Fewer than half of U.S. mothers breastfeed their newborns for even half as long as advised and just 22 percent still do so at one year, government researchers reported on Monday.
They found that while 75 percent of newborns get breastfed right after birth, mothers give up quickly -- even though guidelines call for babies to get at least some mother's milk for the first year of life.
Breastfed babies are less likely to be obese as they grow older and studies show a range of health benefits from breastfeeding. Fighting childhood obesity is one of the main goals of President Barack Obama's administration.
The CDC team found that 43 percent of U.S. mothers were still breastfeeding at six months, and 22 percent at a year.
Nearly 90 percent of newborns in Utah get breastfed, ranging down to just 52.5 percent in Mississippi, the team at the U.S. Centers for Disease Control and Prevention found.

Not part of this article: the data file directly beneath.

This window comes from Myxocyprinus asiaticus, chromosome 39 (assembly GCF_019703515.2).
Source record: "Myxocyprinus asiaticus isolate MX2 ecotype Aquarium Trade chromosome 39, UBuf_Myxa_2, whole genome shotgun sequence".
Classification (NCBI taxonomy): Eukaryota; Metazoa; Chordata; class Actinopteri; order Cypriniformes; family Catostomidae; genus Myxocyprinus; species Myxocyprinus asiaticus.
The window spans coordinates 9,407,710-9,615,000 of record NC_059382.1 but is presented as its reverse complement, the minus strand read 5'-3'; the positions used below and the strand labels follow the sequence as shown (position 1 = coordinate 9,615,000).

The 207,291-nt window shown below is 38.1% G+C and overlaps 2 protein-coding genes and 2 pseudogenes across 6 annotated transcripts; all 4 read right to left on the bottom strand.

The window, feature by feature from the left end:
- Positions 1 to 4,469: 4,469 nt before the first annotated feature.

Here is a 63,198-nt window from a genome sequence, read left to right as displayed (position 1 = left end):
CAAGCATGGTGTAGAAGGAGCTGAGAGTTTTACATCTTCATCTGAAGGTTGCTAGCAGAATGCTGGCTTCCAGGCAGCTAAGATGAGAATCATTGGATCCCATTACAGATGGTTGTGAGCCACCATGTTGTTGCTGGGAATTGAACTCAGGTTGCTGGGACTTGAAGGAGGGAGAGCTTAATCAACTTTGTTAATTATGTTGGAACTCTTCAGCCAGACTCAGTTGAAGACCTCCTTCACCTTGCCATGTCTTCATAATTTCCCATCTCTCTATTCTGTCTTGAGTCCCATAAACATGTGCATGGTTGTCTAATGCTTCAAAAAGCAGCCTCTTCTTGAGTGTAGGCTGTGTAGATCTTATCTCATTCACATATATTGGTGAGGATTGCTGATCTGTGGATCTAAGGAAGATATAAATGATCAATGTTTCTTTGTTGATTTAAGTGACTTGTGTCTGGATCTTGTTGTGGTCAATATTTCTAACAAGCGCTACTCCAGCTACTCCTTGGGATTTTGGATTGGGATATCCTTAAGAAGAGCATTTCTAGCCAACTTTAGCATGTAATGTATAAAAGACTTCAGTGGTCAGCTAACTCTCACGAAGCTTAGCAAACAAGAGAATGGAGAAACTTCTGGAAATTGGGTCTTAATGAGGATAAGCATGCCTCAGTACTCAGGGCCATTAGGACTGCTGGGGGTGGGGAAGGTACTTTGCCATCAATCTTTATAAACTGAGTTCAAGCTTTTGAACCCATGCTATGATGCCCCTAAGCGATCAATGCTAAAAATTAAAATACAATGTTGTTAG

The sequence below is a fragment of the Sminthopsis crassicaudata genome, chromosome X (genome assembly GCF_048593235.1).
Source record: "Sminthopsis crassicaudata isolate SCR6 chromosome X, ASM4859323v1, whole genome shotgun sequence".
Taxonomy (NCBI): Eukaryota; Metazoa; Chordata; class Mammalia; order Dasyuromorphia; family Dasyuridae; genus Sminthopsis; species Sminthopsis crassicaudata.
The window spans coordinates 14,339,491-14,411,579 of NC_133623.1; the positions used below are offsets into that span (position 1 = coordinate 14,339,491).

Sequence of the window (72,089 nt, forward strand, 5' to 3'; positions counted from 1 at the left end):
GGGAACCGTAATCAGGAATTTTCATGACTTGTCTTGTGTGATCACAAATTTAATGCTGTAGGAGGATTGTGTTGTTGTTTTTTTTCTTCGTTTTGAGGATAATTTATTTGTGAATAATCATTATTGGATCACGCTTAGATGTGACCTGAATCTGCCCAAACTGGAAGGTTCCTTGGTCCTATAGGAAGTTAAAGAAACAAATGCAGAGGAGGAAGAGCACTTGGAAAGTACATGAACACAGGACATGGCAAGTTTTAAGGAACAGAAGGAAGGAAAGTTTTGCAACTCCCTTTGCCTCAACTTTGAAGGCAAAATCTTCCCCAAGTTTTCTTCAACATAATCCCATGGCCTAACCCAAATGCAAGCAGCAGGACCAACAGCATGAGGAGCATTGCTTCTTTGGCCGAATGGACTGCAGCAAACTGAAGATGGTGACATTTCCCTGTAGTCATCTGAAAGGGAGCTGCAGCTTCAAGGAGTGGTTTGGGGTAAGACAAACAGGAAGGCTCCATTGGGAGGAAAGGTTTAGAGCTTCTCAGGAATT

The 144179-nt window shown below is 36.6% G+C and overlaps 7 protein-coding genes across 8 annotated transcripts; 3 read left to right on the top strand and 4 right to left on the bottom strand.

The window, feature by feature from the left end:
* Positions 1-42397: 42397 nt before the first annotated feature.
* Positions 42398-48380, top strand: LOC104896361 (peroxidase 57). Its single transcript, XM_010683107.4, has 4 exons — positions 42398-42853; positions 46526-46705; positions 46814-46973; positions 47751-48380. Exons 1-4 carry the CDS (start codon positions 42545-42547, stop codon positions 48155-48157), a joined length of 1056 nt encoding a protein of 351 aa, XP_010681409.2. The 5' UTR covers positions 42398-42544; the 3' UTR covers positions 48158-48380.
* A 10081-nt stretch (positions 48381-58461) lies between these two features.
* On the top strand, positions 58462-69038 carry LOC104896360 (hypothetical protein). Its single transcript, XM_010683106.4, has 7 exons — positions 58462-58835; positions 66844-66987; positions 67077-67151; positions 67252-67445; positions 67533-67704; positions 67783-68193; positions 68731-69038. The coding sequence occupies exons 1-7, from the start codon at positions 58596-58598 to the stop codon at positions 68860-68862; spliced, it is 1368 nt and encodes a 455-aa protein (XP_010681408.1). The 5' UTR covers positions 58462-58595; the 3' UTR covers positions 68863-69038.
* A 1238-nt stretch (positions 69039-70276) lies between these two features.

We need to direct even more effort toward making sure mothers have the support they need in hospitals, workplaces and communities to continue breastfeeding beyond the first few days of life, so they can make it to those six and 12 month marks, Dr. William Dietz, director of CDC's Division of Nutrition, Physical Activity, and Obesity, said in a statement.
The American Academy of Pediatrics recommends newborns get nothing but breastmilk for the first six months of life, and that mothers continue to breastfeed as the child begins taking other food until at least the end of the first year and longer if desired.
Breastfeeding lowers a woman's risk of breast and ovarian cancer and the Academy estimates if more U.S. women breastfed their babies, it could lower annual U.S. health costs by $3.6 billion.